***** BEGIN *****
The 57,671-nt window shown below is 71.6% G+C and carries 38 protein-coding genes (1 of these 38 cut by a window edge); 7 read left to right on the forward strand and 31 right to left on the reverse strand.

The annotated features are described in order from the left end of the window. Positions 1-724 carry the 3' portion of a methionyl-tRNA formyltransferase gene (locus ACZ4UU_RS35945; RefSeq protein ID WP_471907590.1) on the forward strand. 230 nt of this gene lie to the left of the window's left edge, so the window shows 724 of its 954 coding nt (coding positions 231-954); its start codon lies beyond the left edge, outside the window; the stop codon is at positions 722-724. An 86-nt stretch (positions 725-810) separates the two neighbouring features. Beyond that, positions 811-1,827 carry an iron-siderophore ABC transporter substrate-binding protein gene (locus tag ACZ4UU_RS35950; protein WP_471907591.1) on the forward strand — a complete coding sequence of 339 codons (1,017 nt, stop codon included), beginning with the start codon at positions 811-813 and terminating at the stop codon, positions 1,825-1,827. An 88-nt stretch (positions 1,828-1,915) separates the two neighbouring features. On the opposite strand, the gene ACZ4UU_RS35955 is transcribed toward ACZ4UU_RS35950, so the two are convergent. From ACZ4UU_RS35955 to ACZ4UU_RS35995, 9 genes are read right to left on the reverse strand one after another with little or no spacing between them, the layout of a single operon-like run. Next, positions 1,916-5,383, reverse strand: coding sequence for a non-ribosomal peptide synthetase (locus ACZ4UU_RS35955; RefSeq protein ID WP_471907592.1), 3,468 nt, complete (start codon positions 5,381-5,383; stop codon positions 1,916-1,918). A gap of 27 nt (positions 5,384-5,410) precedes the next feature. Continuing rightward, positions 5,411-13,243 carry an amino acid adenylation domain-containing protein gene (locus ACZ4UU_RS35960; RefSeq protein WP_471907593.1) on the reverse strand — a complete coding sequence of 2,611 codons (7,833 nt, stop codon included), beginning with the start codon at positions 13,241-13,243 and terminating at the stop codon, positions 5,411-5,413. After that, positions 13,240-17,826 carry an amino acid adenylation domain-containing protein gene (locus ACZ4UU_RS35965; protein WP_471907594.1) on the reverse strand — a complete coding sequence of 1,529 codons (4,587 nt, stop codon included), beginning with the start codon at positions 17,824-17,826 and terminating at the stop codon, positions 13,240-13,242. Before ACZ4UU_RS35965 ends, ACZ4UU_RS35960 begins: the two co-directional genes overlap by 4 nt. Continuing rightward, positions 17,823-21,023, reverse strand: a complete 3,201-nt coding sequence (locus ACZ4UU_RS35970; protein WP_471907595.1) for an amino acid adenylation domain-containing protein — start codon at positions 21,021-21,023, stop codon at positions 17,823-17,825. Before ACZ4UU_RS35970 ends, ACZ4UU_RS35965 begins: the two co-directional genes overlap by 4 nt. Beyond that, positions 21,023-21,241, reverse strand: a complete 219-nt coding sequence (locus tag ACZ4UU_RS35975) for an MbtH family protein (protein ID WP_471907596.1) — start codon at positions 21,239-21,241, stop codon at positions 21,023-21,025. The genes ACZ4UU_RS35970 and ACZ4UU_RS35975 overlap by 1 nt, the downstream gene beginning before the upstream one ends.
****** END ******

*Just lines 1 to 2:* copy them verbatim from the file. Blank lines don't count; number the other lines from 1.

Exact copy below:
The 57,671-nt window shown below is 71.6% G+C and carries 38 protein-coding genes (1 of these 38 cut by a window edge); 7 read left to right on the forward strand and 31 right to left on the reverse strand.

The annotated features are described in order from the left end of the window. Positions 1-724 carry the 3' portion of a methionyl-tRNA formyltransferase gene (locus ACZ4UU_RS35945; RefSeq protein ID WP_471907590.1) on the forward strand. 230 nt of this gene lie to the left of the window's left edge, so the window shows 724 of its 954 coding nt (coding positions 231-954); its start codon lies beyond the left edge, outside the window; the stop codon is at positions 722-724. An 86-nt stretch (positions 725-810) separates the two neighbouring features. Beyond that, positions 811-1,827 carry an iron-siderophore ABC transporter substrate-binding protein gene (locus tag ACZ4UU_RS35950; protein WP_471907591.1) on the forward strand — a complete coding sequence of 339 codons (1,017 nt, stop codon included), beginning with the start codon at positions 811-813 and terminating at the stop codon, positions 1,825-1,827. An 88-nt stretch (positions 1,828-1,915) separates the two neighbouring features. On the opposite strand, the gene ACZ4UU_RS35955 is transcribed toward ACZ4UU_RS35950, so the two are convergent. From ACZ4UU_RS35955 to ACZ4UU_RS35995, 9 genes are read right to left on the reverse strand one after another with little or no spacing between them, the layout of a single operon-like run. Next, positions 1,916-5,383, reverse strand: coding sequence for a non-ribosomal peptide synthetase (locus ACZ4UU_RS35955; RefSeq protein ID WP_471907592.1), 3,468 nt, complete (start codon positions 5,381-5,383; stop codon positions 1,916-1,918). A gap of 27 nt (positions 5,384-5,410) precedes the next feature. Continuing rightward, positions 5,411-13,243 carry an amino acid adenylation domain-containing protein gene (locus ACZ4UU_RS35960; RefSeq protein WP_471907593.1) on the reverse strand — a complete coding sequence of 2,611 codons (7,833 nt, stop codon included), beginning with the start codon at positions 13,241-13,243 and terminating at the stop codon, positions 5,411-5,413. After that, positions 13,240-17,826 carry an amino acid adenylation domain-containing protein gene (locus ACZ4UU_RS35965; protein WP_471907594.1) on the reverse strand — a complete coding sequence of 1,529 codons (4,587 nt, stop codon included), beginning with the start codon at positions 17,824-17,826 and terminating at the stop codon, positions 13,240-13,242. Before ACZ4UU_RS35965 ends, ACZ4UU_RS35960 begins: the two co-directional genes overlap by 4 nt. Continuing rightward, positions 17,823-21,023, reverse strand: a complete 3,201-nt coding sequence (locus ACZ4UU_RS35970; protein WP_471907595.1) for an amino acid adenylation domain-containing protein — start codon at positions 21,021-21,023, stop codon at positions 17,823-17,825. Before ACZ4UU_RS35970 ends, ACZ4UU_RS35965 begins: the two co-directional genes overlap by 4 nt. Beyond that, positions 21,023-21,241, reverse strand: a complete 219-nt coding sequence (locus tag ACZ4UU_RS35975) for an MbtH family protein (protein ID WP_471907596.1) — start codon at positions 21,239-21,241, stop codon at positions 21,023-21,025. The genes ACZ4UU_RS35970 and ACZ4UU_RS35975 overlap by 1 nt, the downstream gene beginning before the upstream one ends.